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Blob
2006-Oct-09, 09:23 AM
Are virtual particles really constantly popping in and out of existence? Or are they merely a mathematical bookkeeping device for quantum mechanics?

Virtual particles are indeed real particles. Quantum theory predicts that every particle spends some time as a combination of other particles in all possible ways. These predictions are very well understood and tested.
Quantum mechanics allows, and indeed requires, temporary violations of conservation of energy, so one particle can become a pair of heavier particles (the so-called virtual particles), which quickly rejoin into the original particle as if they had never been there. If that were all that occurred we would still be confident that it was a real effect because it is an intrinsic part of quantum mechanics, which is extremely well tested, and is a complete and tightly woven theory--if any part of it were wrong the whole structure would collapse.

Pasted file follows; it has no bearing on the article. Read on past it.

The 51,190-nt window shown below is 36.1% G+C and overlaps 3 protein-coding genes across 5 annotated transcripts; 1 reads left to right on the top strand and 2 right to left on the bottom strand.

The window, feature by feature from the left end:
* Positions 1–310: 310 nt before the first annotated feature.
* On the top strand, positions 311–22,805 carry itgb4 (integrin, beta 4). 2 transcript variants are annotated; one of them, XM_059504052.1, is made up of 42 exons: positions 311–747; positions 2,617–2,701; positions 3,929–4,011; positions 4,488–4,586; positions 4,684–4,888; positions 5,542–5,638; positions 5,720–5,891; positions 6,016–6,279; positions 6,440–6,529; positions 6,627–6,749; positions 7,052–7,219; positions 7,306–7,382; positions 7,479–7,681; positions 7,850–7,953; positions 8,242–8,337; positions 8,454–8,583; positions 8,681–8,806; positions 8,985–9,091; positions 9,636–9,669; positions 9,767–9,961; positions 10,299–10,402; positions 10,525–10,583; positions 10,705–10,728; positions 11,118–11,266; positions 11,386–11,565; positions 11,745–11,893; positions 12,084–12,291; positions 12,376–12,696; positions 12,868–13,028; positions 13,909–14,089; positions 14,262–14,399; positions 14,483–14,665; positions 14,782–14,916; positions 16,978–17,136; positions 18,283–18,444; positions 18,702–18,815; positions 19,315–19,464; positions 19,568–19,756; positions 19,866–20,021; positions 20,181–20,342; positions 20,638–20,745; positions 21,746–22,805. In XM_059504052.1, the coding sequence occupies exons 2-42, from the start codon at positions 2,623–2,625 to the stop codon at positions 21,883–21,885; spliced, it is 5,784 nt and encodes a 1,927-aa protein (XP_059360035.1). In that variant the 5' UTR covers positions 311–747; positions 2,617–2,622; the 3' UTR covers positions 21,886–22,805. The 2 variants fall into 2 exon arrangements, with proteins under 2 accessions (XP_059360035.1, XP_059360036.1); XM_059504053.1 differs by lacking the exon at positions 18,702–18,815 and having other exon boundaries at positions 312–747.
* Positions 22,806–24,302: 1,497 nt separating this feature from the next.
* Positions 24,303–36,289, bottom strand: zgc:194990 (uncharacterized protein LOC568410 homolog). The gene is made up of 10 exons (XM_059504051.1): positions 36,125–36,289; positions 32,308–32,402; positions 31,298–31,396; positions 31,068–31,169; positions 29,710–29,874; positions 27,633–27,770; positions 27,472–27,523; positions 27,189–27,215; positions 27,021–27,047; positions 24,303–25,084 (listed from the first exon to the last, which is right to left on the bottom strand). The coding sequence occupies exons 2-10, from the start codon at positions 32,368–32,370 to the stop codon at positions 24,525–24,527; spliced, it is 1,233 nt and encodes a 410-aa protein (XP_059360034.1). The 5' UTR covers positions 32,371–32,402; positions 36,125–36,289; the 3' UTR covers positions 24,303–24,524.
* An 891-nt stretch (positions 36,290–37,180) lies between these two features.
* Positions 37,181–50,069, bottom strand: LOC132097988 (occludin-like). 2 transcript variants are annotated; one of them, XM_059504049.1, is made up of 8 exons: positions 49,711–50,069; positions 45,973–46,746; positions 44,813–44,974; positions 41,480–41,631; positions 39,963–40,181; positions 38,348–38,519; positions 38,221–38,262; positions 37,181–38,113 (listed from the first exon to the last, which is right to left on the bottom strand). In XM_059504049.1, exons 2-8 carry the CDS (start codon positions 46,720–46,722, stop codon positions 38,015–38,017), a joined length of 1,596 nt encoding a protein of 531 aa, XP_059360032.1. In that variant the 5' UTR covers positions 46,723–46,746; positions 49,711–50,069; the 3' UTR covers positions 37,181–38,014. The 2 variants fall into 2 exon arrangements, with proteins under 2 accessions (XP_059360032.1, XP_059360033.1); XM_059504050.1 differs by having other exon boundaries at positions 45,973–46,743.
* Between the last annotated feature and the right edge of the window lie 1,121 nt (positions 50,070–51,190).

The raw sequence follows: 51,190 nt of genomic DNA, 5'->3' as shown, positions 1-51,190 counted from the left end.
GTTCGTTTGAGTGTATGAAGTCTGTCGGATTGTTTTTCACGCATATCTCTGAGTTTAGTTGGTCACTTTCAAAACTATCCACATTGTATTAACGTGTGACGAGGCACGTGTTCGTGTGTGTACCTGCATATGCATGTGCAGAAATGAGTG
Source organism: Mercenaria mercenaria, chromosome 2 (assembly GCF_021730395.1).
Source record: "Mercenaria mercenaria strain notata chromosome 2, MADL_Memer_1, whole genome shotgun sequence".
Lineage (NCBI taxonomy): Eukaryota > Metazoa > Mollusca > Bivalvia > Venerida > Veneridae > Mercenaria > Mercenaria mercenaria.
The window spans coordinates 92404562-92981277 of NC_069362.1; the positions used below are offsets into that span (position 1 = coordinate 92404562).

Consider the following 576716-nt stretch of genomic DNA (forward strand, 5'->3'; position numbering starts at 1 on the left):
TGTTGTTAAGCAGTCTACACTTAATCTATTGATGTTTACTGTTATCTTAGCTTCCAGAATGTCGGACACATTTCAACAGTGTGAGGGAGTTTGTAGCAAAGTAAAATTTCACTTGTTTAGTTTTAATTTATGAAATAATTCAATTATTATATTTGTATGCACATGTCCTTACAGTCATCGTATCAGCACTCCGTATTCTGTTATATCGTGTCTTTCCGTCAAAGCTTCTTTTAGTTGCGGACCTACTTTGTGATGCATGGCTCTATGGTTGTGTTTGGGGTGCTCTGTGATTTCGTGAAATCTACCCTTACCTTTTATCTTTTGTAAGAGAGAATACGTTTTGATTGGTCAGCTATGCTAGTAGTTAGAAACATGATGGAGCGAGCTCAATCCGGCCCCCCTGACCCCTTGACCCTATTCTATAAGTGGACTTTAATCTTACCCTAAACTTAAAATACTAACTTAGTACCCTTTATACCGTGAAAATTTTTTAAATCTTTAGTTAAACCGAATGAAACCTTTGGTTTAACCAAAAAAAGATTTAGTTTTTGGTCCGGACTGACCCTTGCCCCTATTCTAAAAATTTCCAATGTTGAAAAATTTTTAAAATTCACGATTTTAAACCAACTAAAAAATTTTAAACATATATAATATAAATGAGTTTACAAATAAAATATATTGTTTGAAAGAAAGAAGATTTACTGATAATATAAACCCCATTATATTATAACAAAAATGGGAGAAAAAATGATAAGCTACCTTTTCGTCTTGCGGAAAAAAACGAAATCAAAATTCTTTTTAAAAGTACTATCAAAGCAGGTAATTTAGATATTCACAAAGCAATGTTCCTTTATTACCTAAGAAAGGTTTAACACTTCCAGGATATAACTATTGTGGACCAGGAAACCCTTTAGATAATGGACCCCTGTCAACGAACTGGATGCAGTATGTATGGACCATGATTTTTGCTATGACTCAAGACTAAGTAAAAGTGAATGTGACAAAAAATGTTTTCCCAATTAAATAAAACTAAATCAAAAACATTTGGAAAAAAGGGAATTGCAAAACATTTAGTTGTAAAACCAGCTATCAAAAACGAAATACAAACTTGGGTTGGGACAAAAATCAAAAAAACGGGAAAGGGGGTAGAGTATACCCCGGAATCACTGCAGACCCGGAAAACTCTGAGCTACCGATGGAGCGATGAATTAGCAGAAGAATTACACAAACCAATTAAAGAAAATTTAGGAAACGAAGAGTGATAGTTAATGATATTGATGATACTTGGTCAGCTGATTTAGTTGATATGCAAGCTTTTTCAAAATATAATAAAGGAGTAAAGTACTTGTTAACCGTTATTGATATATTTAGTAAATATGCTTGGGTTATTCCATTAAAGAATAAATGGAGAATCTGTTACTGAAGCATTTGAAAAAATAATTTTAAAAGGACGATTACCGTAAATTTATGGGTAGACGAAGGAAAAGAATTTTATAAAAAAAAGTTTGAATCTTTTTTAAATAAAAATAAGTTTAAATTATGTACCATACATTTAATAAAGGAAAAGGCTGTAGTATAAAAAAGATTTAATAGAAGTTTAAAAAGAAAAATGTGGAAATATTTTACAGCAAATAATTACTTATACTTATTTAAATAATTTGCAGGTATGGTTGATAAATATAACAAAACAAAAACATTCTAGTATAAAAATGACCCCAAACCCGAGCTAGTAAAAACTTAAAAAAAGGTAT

Read more (http://www.sciam.com/askexpert_question.cfm?articleID=0004D0F8-772A-1526-B72A83414B7F0000&catID=3&topicID=13)

Cugel
2006-Oct-09, 10:13 AM
How about Hawking radiation? That is a black hole emitting energy, slowly evaporating over time, so to speak. I thought this was only possible because of the virtual particles you mentioned. If Hawking radiation is an observed phenomena (I don't know) it would proof the existence of virtual particles. But is it? Or is it just a theoretical deduction, based on the theory of virtual particles (or quantum mechanics).

Blob
2006-Oct-09, 12:02 PM
Hum,
when i/someone can get the search function to work on the forum i`ll post a few links to Hawking radiation...